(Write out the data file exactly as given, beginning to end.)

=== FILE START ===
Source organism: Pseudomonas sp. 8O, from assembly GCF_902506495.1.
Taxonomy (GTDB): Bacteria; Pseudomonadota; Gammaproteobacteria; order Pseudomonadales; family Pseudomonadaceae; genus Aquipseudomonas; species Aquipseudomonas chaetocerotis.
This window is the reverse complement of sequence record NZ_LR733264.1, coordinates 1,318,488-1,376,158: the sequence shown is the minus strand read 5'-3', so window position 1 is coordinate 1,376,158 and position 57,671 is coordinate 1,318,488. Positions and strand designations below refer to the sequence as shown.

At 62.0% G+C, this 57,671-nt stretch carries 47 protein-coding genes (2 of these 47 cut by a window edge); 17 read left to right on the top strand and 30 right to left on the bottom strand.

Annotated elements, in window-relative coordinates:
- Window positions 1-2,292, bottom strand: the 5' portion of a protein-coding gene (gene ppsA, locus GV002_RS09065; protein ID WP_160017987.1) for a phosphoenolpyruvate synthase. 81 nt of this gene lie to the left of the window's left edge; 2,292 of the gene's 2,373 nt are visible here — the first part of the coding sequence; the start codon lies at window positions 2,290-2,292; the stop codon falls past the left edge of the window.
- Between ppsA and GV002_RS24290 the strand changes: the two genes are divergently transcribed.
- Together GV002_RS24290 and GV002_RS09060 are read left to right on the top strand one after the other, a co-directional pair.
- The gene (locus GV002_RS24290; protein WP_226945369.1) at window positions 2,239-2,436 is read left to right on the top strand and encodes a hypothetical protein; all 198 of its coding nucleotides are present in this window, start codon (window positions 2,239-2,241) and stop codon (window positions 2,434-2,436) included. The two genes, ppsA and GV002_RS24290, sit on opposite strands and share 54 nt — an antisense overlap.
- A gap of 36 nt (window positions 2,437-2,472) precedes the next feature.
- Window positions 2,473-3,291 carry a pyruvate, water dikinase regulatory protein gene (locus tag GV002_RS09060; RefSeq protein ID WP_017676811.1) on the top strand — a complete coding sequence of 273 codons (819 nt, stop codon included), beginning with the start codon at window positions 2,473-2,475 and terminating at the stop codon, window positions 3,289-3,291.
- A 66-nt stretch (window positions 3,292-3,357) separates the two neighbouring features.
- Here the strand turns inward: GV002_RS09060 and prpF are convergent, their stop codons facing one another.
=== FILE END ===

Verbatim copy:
Source organism: Pseudomonas sp. 8O, from assembly GCF_902506495.1.
Taxonomy (GTDB): Bacteria; Pseudomonadota; Gammaproteobacteria; order Pseudomonadales; family Pseudomonadaceae; genus Aquipseudomonas; species Aquipseudomonas chaetocerotis.
This window is the reverse complement of sequence record NZ_LR733264.1, coordinates 1,318,488-1,376,158: the sequence shown is the minus strand read 5'-3', so window position 1 is coordinate 1,376,158 and position 57,671 is coordinate 1,318,488. Positions and strand designations below refer to the sequence as shown.

At 62.0% G+C, this 57,671-nt stretch carries 47 protein-coding genes (2 of these 47 cut by a window edge); 17 read left to right on the top strand and 30 right to left on the bottom strand.

Annotated elements, in window-relative coordinates:
- Window positions 1-2,292, bottom strand: the 5' portion of a protein-coding gene (gene ppsA, locus GV002_RS09065; protein ID WP_160017987.1) for a phosphoenolpyruvate synthase. 81 nt of this gene lie to the left of the window's left edge; 2,292 of the gene's 2,373 nt are visible here — the first part of the coding sequence; the start codon lies at window positions 2,290-2,292; the stop codon falls past the left edge of the window.
- Between ppsA and GV002_RS24290 the strand changes: the two genes are divergently transcribed.
- Together GV002_RS24290 and GV002_RS09060 are read left to right on the top strand one after the other, a co-directional pair.
- The gene (locus GV002_RS24290; protein WP_226945369.1) at window positions 2,239-2,436 is read left to right on the top strand and encodes a hypothetical protein; all 198 of its coding nucleotides are present in this window, start codon (window positions 2,239-2,241) and stop codon (window positions 2,434-2,436) included. The two genes, ppsA and GV002_RS24290, sit on opposite strands and share 54 nt — an antisense overlap.
- A gap of 36 nt (window positions 2,437-2,472) precedes the next feature.
- Window positions 2,473-3,291 carry a pyruvate, water dikinase regulatory protein gene (locus tag GV002_RS09060; RefSeq protein ID WP_017676811.1) on the top strand — a complete coding sequence of 273 codons (819 nt, stop codon included), beginning with the start codon at window positions 2,473-2,475 and terminating at the stop codon, window positions 3,289-3,291.
- A 66-nt stretch (window positions 3,292-3,357) separates the two neighbouring features.
- Here the strand turns inward: GV002_RS09060 and prpF are convergent, their stop codons facing one another.